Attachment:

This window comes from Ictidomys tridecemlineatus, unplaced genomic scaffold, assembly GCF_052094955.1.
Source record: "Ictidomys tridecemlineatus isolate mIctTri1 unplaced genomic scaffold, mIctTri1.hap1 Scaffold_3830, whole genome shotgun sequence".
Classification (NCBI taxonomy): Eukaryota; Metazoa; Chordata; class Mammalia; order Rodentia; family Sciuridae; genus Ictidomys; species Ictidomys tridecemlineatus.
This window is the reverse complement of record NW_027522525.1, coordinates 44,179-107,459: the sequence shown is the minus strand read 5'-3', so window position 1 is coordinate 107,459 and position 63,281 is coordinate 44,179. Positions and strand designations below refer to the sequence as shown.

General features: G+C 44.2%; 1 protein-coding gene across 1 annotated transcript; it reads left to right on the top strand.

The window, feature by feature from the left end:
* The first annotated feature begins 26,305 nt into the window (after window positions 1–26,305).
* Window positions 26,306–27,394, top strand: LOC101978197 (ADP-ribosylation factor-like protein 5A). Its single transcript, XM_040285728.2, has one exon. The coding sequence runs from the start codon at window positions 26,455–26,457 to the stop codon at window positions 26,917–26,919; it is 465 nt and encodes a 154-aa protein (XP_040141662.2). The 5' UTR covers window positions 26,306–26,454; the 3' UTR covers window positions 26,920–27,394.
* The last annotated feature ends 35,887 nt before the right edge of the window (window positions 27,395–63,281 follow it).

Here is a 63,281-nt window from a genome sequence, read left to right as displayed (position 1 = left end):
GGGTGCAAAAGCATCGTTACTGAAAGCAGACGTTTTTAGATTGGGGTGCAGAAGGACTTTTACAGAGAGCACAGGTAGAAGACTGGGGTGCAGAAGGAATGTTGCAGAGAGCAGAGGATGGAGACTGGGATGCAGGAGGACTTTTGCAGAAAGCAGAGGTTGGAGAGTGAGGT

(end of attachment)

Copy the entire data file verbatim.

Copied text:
This window comes from Ictidomys tridecemlineatus, unplaced genomic scaffold, assembly GCF_052094955.1.
Source record: "Ictidomys tridecemlineatus isolate mIctTri1 unplaced genomic scaffold, mIctTri1.hap1 Scaffold_3830, whole genome shotgun sequence".
Classification (NCBI taxonomy): Eukaryota; Metazoa; Chordata; class Mammalia; order Rodentia; family Sciuridae; genus Ictidomys; species Ictidomys tridecemlineatus.
This window is the reverse complement of record NW_027522525.1, coordinates 44,179-107,459: the sequence shown is the minus strand read 5'-3', so window position 1 is coordinate 107,459 and position 63,281 is coordinate 44,179. Positions and strand designations below refer to the sequence as shown.

General features: G+C 44.2%; 1 protein-coding gene across 1 annotated transcript; it reads left to right on the top strand.

The window, feature by feature from the left end:
* The first annotated feature begins 26,305 nt into the window (after window positions 1–26,305).
* Window positions 26,306–27,394, top strand: LOC101978197 (ADP-ribosylation factor-like protein 5A). Its single transcript, XM_040285728.2, has one exon. The coding sequence runs from the start codon at window positions 26,455–26,457 to the stop codon at window positions 26,917–26,919; it is 465 nt and encodes a 154-aa protein (XP_040141662.2). The 5' UTR covers window positions 26,306–26,454; the 3' UTR covers window positions 26,920–27,394.
* The last annotated feature ends 35,887 nt before the right edge of the window (window positions 27,395–63,281 follow it).

Here is a 63,281-nt window from a genome sequence, read left to right as displayed (position 1 = left end):
GGGTGCAAAAGCATCGTTACTGAAAGCAGACGTTTTTAGATTGGGGTGCAGAAGGACTTTTACAGAGAGCACAGGTAGAAGACTGGGGTGCAGAAGGAATGTTGCAGAGAGCAGAGGATGGAGACTGGGATGCAGGAGGACTTTTGCAGAAAGCAGAGGTTGGAGAGTGAGGT